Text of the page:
Sat | Oct 16, 2021

Peter Espeut | Foster schools can work!

Published:Friday | July 12, 2019 | 12:00 AM

Recently, de facto Minister of Education Karl Samuda declared that to generally improve the quality of secondary schools, better-performing institutions should develop a fostering relationship with others of lower rank. This is a good idea that deserves attention, but there are other intervening issues which must be considered.

Recognising the shortage of high-school places in Manchester, the Roman Catholic Bishop of Mandeville wrote the Ministry of Education on November 8, 2013, indicating its intention to launch a grant-aided denominational Catholic high school in Mandeville. Wishing to establish an institution of excellence, a collaboration agreement was signed with another Catholic high school, Campion College, providing for the sharing of curriculum, policies and procedures, and expert teachers.

Cheryl-Anne Gayle, head of the Science Department at Campion, was appointed to be the founding principal of the new high school adjoining Mount St Joseph Preparatory and Kindergarten School run by the Sisters of Mercy (who also operate Alpha Academy in Kingston). The board of governors included experienced persons from Mercy schools, Campion College, and the Catholic Church.

The new secondary institution was named Mount St Joseph Catholic High, and the Ministry of Education contributed a classroom block. It registered its first students on July 7, and opened for classes on September 1, 2014, with 179 students in five streams.


Even though the school’s students sat the CSEC examinations for the first time last month, and the results are not yet in, the school is being rated in the top tier of Jamaican high schools. The students have done well at the Math Olympiad organised by The University of the West Indies, in the Jamaica South Africa Friendship Association Art Competition, and in the Jamaica Cultural Development Commission (JCDC) Visual Arts Competition.

In modern languages, students from Mt St Joseph Catholic High have been winners at a French vocabulary competition. They also medalled in the National Spanish Festival.

As is usual in Catholic high schools, the students’ learning experience includes an outreach component, which involves voluntary service at the Mustard Seed Gift of Hope Home for disabled children, located at Spur Tree. The school’s mission statement challenges the school to produce graduates who will make Jamaica a better place.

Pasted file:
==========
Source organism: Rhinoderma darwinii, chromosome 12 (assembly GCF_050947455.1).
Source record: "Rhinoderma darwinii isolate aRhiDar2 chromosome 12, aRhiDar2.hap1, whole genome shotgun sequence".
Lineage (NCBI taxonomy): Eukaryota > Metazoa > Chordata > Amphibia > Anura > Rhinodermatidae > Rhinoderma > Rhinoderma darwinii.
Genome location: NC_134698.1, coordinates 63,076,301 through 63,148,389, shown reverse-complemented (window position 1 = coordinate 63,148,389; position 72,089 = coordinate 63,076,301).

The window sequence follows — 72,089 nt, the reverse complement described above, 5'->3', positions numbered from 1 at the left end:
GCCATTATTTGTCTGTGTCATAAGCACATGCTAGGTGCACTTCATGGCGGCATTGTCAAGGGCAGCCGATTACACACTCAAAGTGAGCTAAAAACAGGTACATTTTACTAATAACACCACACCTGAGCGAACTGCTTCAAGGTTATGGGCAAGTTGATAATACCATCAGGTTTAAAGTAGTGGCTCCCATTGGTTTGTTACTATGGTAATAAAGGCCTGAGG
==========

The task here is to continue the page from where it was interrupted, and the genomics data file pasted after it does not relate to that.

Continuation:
And their athletes have already won their first points at Boys and Girls’ Champs.

Here is a case where top-class Jamaican high schools have midwifed and fostered what seems to be another top-class Jamaican high school. Minister Karl Samuda’s idea can work! But the fostering schools have to have an efficacious educational ethos worth passing on. In the top 20-ranked Jamaican high schools, only one is owned and operated by the Government. And there are only two government high schools in the top 30. All the others are owned and operated by churches and trusts.

For Minister Samuda’s idea to work, church and trust schools have to adopt government-owned schools, for the ethos lived out in state-run schools is not bearing top-quality fruit.

Last Sunday, I had the honour of addressing the first-ever graduating class of Mount St Joseph Catholic High School in Mandeville, Manchester. I found the young ladies and gentlemen to be articulate, mature and self-confident. They seem to be formed with the values and attitudes that will build Jamaica.

As a first-former, I was in the school choir that sang at the first-ever graduation of my own high school in 1964. And I have lived to see Campion mentor Mount St Joseph Catholic High School to its first graduation.

Maybe in years to come, this Mandeville school will mentor top-class high schools elsewhere!

Peter Espeut is a Roman Catholic deacon and dean of studies at St Michael’s Theological College. Email feedback to